This is the seventh article of a series designed to provide guidance for those individuals who are considering making a large gift in 2012 to take advantage of the $5.12 million federal gift tax exemption that will expire at the end of the year. For prior articles, see below.

Two prior articles discussed the Tennessee Gift Tax clawback issue. Last week, I met with a couple to establish a trust for their children. They plan to make a gift of $10.2 million to the trust later this summer. We discussed the Tennessee clawback issue and the potential solutions. The wife is seven years younger than the husband and does not have any major health issues. She will be making the entire gift. Even though this decreases the chances of the gift tax clawback from applying, there is still a chance that the wife could get run over by the proverbial beer truck.

We discussed the possibility of including a contingent marital trust that would make the husband a beneficiary of the trust if the wife dies within three years after making the gift. Since a primary purpose of the trust is to provide an asset base and income for their children, they did not like the option of the contingent marital trust.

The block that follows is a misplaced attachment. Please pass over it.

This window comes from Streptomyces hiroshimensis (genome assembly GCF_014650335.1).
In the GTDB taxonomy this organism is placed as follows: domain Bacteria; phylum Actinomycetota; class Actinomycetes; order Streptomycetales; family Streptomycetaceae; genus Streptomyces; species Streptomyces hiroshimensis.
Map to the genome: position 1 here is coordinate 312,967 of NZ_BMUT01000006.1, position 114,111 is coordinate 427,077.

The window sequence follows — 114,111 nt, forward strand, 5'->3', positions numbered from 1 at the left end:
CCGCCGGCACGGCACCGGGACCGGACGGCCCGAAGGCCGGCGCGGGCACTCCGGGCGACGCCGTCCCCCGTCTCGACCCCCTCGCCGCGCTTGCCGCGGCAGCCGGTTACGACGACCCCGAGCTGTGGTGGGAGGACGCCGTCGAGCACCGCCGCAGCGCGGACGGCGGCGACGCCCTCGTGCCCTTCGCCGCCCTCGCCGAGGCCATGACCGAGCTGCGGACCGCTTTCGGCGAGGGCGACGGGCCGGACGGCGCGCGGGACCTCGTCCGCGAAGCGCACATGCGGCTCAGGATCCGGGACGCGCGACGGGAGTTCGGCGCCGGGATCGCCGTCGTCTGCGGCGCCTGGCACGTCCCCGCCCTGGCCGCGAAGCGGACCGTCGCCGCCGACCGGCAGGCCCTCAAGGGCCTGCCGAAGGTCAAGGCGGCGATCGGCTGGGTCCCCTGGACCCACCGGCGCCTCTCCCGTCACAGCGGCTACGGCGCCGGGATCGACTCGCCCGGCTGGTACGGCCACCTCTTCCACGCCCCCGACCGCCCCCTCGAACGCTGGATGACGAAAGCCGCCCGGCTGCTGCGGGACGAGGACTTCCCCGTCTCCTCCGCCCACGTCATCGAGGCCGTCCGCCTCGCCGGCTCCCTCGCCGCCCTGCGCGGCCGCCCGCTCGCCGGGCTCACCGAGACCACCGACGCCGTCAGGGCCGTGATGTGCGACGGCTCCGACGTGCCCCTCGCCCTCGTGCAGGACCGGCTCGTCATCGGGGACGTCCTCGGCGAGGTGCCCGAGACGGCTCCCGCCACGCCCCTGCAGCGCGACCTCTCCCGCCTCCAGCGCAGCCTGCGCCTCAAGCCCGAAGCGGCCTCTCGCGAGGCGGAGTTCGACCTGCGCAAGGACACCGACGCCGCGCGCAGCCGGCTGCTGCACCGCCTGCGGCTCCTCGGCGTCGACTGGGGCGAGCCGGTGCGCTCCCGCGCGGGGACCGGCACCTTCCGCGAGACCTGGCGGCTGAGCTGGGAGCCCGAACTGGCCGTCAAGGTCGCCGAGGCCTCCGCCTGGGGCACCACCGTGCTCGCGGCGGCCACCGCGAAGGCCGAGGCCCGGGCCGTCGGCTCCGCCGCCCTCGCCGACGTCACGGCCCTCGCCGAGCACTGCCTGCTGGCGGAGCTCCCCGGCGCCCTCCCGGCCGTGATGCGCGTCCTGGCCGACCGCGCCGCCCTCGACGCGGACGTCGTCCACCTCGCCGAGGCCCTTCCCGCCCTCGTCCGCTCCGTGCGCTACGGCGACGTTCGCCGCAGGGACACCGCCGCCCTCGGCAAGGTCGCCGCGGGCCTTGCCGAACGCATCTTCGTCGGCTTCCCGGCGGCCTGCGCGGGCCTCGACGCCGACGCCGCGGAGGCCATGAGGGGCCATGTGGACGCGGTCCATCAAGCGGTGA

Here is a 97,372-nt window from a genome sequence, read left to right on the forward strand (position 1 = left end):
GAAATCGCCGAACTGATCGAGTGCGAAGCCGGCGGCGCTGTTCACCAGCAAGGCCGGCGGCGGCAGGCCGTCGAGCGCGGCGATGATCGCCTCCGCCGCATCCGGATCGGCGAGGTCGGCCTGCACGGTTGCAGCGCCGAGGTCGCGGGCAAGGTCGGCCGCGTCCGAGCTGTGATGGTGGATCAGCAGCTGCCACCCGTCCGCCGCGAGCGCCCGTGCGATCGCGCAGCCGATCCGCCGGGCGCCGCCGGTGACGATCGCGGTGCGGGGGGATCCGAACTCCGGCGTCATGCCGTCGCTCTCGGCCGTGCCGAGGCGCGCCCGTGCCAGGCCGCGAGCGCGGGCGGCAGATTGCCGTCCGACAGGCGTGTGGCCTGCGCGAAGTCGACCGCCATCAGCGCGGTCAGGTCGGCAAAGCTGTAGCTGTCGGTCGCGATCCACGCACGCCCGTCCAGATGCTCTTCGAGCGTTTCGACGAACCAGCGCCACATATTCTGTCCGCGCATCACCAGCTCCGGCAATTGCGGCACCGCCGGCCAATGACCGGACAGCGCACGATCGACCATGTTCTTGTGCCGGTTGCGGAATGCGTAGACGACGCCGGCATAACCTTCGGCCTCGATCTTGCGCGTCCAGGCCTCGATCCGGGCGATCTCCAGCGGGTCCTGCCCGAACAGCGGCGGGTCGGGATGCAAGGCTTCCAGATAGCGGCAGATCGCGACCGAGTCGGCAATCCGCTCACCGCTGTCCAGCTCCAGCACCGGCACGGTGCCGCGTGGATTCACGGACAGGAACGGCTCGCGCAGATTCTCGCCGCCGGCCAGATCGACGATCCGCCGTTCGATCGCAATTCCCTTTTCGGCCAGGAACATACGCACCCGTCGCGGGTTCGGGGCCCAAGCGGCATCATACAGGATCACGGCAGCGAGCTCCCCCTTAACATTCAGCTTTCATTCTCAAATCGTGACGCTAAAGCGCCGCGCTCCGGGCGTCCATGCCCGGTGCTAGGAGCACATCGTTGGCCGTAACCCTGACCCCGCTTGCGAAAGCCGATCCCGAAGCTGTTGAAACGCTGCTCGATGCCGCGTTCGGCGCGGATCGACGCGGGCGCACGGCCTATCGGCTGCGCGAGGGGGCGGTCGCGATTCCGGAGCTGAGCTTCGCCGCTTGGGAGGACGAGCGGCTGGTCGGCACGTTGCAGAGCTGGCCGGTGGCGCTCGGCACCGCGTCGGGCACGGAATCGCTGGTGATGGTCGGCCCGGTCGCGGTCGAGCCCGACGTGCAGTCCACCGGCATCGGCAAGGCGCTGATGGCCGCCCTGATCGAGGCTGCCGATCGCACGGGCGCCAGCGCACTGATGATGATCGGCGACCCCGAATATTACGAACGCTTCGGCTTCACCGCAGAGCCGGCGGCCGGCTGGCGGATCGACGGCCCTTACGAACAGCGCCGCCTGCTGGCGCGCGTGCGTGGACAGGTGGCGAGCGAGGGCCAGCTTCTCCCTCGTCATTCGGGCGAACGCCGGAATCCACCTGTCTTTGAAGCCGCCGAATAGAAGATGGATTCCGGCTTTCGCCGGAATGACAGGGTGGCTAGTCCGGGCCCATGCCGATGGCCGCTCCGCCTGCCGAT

We came up with a different solution. The trust will purchase a term life insurance policy on the wife’s life that can be dropped after three years. When the wife makes a gift to the trust, she will require the trustee to assume liability for any Tennessee inheritance taxes that are eventually imposed on the gift. If the wife dies within three years, the trust will collect life insurance and will be able to pay the additional Tennessee inheritance taxes.